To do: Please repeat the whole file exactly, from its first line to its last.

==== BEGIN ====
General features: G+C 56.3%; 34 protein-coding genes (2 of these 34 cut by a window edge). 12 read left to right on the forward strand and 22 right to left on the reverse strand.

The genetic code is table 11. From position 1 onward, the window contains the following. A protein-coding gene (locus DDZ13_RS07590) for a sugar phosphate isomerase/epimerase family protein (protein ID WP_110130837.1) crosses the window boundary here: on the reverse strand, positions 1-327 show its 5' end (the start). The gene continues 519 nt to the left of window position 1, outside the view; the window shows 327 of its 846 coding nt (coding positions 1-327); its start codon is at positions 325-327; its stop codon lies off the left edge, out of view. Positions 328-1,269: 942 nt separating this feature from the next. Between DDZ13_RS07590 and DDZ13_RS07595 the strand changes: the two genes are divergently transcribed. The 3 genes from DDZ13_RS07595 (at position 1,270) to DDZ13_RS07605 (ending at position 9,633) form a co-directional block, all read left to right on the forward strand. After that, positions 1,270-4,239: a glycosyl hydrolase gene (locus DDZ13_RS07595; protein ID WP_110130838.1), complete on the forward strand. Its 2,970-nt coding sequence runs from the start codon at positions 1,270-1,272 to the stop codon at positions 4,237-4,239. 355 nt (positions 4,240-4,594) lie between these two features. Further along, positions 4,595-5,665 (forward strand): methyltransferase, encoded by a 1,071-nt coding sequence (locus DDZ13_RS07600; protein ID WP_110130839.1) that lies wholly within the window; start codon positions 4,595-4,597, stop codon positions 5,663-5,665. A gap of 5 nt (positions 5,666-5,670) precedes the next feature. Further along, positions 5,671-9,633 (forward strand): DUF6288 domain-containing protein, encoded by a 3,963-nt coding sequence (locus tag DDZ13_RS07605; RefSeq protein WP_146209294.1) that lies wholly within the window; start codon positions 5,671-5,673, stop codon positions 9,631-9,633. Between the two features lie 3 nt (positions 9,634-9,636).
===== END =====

General features: G+C 56.3%; 34 protein-coding genes (2 of these 34 cut by a window edge). 12 read left to right on the forward strand and 22 right to left on the reverse strand.

The genetic code is table 11. From position 1 onward, the window contains the following. A protein-coding gene (locus DDZ13_RS07590) for a sugar phosphate isomerase/epimerase family protein (protein ID WP_110130837.1) crosses the window boundary here: on the reverse strand, positions 1-327 show its 5' end (the start). The gene continues 519 nt to the left of window position 1, outside the view; the window shows 327 of its 846 coding nt (coding positions 1-327); its start codon is at positions 325-327; its stop codon lies off the left edge, out of view. Positions 328-1,269: 942 nt separating this feature from the next. Between DDZ13_RS07590 and DDZ13_RS07595 the strand changes: the two genes are divergently transcribed. The 3 genes from DDZ13_RS07595 (at position 1,270) to DDZ13_RS07605 (ending at position 9,633) form a co-directional block, all read left to right on the forward strand. After that, positions 1,270-4,239: a glycosyl hydrolase gene (locus DDZ13_RS07595; protein ID WP_110130838.1), complete on the forward strand. Its 2,970-nt coding sequence runs from the start codon at positions 1,270-1,272 to the stop codon at positions 4,237-4,239. 355 nt (positions 4,240-4,594) lie between these two features. Further along, positions 4,595-5,665 (forward strand): methyltransferase, encoded by a 1,071-nt coding sequence (locus DDZ13_RS07600; protein ID WP_110130839.1) that lies wholly within the window; start codon positions 4,595-4,597, stop codon positions 5,663-5,665. A gap of 5 nt (positions 5,666-5,670) precedes the next feature. Further along, positions 5,671-9,633 (forward strand): DUF6288 domain-containing protein, encoded by a 3,963-nt coding sequence (locus tag DDZ13_RS07605; RefSeq protein WP_146209294.1) that lies wholly within the window; start codon positions 5,671-5,673, stop codon positions 9,631-9,633. Between the two features lie 3 nt (positions 9,634-9,636).